The Eyes of the Dragon

I’ve finished reading a novel by Stephen King called The Eyes of the Dragon. The book is an interesting study on guilt, though not the kind you typically encounter. It is an examination that rivals Shakespeare’s Lady Macbeth, there is sleep walking and a sort of haunting chant (“why did you burn me?” replaces “out damn spot”). The figures associated with each are characteristically different however.

The boy that is destroyed by his guilt is named Thomas, he is the second child of the king Roland. He is ousted in everything by his older brother Peter. Peter is well loved by his Father. The King seems to ignore Thomas, to put him aside. The resentment that Thomas harbors against Peter is secret, since Peter has not done anything to hurt him (we learn Peter is quite fond of him).

Thomas sees his father murdered while spying from a secret room, his older brother is framed for the murder. The man responsible for the murder, Flagg, is a demon that takes on the visage of a magician. He is the King’s trusted adviser. Flagg’s character is interesting in its own right. He loves anarchy, and King describes him as having “a particular instinct for mischief”. He is countless centuries old, coming to the kingdom every couple hundred years and turning the land into a bloody mess, only to disappear and return when the political scene has stabilized.

Flagg has decided that Peter will not have his influence when he comes to throne, so he decides now is the time to instill the anarchy he so loves. He poisons a goblet of wine and gives it to the king before his bed. Thomas sees this take place.

The rest of the story focuses on Peter’s capture and escape, and on the band of nobles which support Peter’s right to the throne and his innocence. Thomas is made king in the interim. He becomes reliant on Flagg for everything he decides. The kingdom is put to ruins. Thomas himself resorts to self loathing. He becomes a drunkard, extremely overweight, and begins to sleep walk, acting as if he were his father, casting accusations at himself. He goes to the place he saw the murder take place, standing as if he were watching the act again. King depicts Roland staring at the place where Thomas watches, accusing Thomas of burning him, while Thomas acts it out.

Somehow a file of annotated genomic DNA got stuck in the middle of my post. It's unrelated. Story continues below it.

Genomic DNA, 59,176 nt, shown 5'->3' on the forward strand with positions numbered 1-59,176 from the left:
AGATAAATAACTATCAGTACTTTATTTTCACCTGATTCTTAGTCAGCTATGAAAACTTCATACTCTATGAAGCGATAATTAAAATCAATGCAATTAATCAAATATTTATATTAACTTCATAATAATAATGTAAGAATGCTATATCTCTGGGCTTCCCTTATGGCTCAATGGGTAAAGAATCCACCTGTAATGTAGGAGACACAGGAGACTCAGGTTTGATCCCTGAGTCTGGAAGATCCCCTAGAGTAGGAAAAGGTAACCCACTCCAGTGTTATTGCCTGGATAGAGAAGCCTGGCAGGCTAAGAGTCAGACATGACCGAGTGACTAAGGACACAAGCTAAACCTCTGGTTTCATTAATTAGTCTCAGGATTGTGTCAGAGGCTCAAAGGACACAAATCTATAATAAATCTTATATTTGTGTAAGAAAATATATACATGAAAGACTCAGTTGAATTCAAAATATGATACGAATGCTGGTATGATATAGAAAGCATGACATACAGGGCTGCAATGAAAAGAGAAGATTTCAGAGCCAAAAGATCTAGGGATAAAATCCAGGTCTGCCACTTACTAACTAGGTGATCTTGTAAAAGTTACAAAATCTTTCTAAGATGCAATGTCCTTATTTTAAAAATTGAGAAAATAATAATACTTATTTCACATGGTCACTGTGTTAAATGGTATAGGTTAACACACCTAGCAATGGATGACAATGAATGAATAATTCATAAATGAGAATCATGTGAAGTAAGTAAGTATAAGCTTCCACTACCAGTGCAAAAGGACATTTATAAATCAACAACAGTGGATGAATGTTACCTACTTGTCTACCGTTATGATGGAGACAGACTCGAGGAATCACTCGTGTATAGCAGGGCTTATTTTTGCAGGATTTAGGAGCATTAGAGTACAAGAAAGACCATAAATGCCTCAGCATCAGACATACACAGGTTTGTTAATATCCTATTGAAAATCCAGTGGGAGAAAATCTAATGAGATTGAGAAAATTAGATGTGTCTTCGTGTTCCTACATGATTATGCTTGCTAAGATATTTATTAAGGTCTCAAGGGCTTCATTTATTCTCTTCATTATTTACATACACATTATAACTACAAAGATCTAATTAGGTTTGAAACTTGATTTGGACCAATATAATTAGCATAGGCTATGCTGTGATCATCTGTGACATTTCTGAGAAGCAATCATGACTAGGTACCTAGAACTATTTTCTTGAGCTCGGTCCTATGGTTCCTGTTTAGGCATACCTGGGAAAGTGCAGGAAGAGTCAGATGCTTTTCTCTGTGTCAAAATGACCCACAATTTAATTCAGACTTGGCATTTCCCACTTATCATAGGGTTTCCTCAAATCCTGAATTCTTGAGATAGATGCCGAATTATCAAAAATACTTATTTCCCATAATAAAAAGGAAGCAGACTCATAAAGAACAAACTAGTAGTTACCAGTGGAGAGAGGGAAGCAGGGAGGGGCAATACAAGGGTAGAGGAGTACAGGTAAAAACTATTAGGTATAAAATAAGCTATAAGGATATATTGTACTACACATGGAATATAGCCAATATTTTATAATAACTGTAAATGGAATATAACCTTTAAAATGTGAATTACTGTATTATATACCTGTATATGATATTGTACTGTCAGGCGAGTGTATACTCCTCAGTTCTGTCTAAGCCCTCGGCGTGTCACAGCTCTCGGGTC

It is a good story. The story treats guilt as an all powerful force, able to change a persons very being. It’s rarer and rarer to see guilt treated this way. Thomas is effected in ways he sees and ways he doesn’t. Even at the story’s conclusion, his overwhelming guilt leads him to exile himself, to go off and kill Flagg. He is changed forever, and he will never forgive himself.

I often feel that the over whelming problem of this world is guilt and shame. People walk around heavy with it, often crushed by its weight. They may not even know or understand it. It doesn’t matter, it is an ontological condition. I think King sees this, he sees that we are changed by the things we do, whether he understand them or not. It is not psychological. It is something more.

~ by Barky on August 8, 2011.

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